We all want our children to feel good about themselves. To thrive both physically and mentally. How your child eats today will have an effect on their health, both now and in the future. You are what you eat is a popular mantra that rings true for all, especially in the first five years of life when children are growing at a phenomenal rate.
At times, it can be difficult to get little ones to eat the right foods, especially as we struggle to maintain a balanced diet as adults. One of the best ways to help stay on track with instilling healthy habits is a reminder of the benefits.
Why is nutrition important for early childhood education and development?
The brain uses more energy than any other organ in our body (more than 20% of our daily energy intake). Everything from learning, to memory and attentiveness, are affected by the foods we consume. Healthy eating in early childhood may even yield benefits that are only measurable later in life.
Young children, whose brains are rapidly developing, need a nutrient-dense diet to help them as they process the world around them. Without the right nutrients, toddlers and preschoolers might struggle to develop the skills to maintain concentration, which becomes increasingly important as they get older. The research is endless: fish, broccoli and berries are just a few foods shown to improve cognitive functions and memory. Conversely, ‘anti-nutrients’ such as refined sugar, bad fats and additives can negatively affect a child’s mind, even making them feel hazy and less focused.
Did you know, you can also help your children be happier through healthy eating? Nutrition has a direct effect on how children feel. Research shows the brain networks associated with controlling feeding are linked closely to emotion. Serotonin (which helps regulate sleep, appetite and moods) is mostly produced in the gut, meaning the digestive system also guides emotions.
Children love to climb and run, the sunlight bouncing off them as they dig in the sand, nervously balance on a beam or throw themselves down a slide. Not only does a nutritious diet help these precious bodies grow strong, it improves their overall wellbeing.
The physical benefits of proper nutrition are endless: it gives children the energy to live life to the full, protects against malnourishment, maintains the immune system, prevents obesity and reduces the risk of chronic disease.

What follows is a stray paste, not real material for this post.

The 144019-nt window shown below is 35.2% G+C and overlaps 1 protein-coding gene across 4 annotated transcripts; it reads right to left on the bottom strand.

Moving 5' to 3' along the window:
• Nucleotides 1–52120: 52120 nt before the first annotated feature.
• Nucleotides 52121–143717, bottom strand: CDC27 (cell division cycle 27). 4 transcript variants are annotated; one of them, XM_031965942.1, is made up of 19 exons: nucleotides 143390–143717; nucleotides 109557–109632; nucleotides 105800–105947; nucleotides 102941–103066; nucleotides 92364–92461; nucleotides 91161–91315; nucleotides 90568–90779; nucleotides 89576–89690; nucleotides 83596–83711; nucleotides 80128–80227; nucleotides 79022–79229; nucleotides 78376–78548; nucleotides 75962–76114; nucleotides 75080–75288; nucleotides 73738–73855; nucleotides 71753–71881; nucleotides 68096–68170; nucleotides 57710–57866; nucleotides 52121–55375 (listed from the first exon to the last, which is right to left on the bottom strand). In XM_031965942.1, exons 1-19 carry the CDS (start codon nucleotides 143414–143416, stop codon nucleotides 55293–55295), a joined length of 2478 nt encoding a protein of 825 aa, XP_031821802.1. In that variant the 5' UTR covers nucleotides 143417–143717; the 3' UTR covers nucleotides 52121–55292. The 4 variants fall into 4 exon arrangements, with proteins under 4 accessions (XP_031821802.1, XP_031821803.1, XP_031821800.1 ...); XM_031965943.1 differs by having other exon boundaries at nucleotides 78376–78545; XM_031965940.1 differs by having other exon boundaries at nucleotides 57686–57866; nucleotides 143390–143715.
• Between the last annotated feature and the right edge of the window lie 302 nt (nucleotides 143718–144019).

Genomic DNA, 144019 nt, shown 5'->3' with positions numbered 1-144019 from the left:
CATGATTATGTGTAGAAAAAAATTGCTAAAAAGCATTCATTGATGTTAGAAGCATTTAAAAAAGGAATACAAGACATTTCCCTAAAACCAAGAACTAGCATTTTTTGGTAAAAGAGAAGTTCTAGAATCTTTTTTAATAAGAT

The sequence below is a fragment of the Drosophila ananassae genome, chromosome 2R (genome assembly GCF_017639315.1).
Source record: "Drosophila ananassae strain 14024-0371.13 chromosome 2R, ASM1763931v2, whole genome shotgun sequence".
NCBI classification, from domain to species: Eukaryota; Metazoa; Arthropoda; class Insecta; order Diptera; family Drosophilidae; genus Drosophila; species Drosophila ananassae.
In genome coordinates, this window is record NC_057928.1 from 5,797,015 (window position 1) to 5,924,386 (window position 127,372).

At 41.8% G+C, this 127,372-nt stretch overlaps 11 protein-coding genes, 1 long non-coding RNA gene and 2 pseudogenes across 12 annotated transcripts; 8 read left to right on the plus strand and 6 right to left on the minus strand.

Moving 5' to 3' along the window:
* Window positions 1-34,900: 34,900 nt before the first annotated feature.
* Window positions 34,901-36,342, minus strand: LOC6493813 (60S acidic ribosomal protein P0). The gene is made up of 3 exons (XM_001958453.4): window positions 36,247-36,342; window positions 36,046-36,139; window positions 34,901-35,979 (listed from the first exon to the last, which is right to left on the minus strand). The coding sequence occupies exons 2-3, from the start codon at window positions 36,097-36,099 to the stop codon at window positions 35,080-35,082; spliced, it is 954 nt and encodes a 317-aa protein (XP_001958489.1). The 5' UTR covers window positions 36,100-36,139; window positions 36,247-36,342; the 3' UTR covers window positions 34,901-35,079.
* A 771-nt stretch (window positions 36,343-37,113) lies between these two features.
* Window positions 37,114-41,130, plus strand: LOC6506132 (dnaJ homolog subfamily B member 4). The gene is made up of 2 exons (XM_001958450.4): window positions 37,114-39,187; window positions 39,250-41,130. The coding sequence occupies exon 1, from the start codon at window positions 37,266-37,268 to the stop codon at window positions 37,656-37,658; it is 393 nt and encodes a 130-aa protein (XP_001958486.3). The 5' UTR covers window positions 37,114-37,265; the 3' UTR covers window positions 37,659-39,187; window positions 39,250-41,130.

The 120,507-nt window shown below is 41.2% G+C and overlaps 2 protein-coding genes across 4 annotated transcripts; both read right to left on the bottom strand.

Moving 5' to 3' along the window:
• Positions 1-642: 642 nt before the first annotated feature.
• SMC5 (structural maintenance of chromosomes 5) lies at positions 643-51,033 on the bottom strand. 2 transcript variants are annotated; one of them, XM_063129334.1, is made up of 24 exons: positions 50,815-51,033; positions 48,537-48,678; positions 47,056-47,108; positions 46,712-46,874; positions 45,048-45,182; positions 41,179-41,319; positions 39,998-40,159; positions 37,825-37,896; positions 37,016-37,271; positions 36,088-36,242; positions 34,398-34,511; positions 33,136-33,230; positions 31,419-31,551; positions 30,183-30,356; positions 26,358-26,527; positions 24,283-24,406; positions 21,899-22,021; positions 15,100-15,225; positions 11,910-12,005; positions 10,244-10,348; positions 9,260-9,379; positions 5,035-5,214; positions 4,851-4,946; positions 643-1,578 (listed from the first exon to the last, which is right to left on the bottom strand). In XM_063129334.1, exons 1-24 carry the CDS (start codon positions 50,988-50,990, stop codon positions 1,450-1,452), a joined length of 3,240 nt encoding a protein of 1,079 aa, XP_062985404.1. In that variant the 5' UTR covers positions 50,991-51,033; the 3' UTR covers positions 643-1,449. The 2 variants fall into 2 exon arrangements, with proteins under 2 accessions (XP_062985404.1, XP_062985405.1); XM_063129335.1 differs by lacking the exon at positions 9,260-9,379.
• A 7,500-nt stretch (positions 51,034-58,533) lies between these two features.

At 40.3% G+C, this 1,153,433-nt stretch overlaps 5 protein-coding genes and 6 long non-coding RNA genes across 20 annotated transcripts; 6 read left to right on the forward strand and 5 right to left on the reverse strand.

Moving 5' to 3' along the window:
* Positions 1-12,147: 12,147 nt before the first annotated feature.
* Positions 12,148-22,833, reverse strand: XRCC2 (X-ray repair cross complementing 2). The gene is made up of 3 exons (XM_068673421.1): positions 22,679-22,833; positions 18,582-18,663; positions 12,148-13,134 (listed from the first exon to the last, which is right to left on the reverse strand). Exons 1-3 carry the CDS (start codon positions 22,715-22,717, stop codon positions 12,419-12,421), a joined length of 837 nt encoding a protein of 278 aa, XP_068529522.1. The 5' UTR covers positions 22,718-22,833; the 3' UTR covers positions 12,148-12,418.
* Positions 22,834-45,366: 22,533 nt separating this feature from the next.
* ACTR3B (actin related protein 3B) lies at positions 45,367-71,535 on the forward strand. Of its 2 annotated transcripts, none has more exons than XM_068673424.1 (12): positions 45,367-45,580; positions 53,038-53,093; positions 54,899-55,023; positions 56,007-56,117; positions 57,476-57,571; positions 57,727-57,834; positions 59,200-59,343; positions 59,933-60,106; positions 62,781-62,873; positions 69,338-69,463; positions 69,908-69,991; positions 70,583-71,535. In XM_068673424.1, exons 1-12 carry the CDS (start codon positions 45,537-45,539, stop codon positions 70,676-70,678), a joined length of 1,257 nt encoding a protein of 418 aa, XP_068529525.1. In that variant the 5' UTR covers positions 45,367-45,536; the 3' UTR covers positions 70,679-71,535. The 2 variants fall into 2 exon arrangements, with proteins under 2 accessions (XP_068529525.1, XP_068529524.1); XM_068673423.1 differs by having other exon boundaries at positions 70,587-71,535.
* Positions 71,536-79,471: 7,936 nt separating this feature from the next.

Some important nutrients for children include:
As children grow and make choices, they can be overwhelmed by a confusing world that throws convenience and fast food at their feet. It is important to help children develop healthy habits that will make it easier for them to continue throughout life.
A simple meal can become a fun and exciting learning experience! From health education to culture and celebration, the opportunities are endless.
Here are 7 healthy and child-friendly habits you can begin to form:
At a basic level, most parents understand nutrition is important. Trying to implement this lifestyle can be challenging. Don’t lose heart if it’s a struggle, it’s never too late to make changes.
If your child is participating in an early childhood education program, ask about their menu. At Kids Club, healthy nutrition is one of our four key pillars. With hundreds of children in our care across centres in Sydney and Canberra, Kids Club knows how crucial it is for babies and children to stay fuelled on the right foods. We also recognise the importance of introducing a diverse range of delicious flavours to encourage good, healthy eating habits for the future.
That’s why Kids Club has partnered with global children’s food expert and bestselling international author (with 45 cookbooks to her name) Annabel Karmel to bring a wealth of expertise and cooking know-how to our centres.
Annabel Karmel has worked closely with the chefs at Kids Club to ensure mealtimes become a memorable, much-loved part of the day for children 0-5-year olds. Read more here about our exclusive partnership with Annabel Karmel.
If you want to learn more, book a tour of your closest Kids Club centre here.
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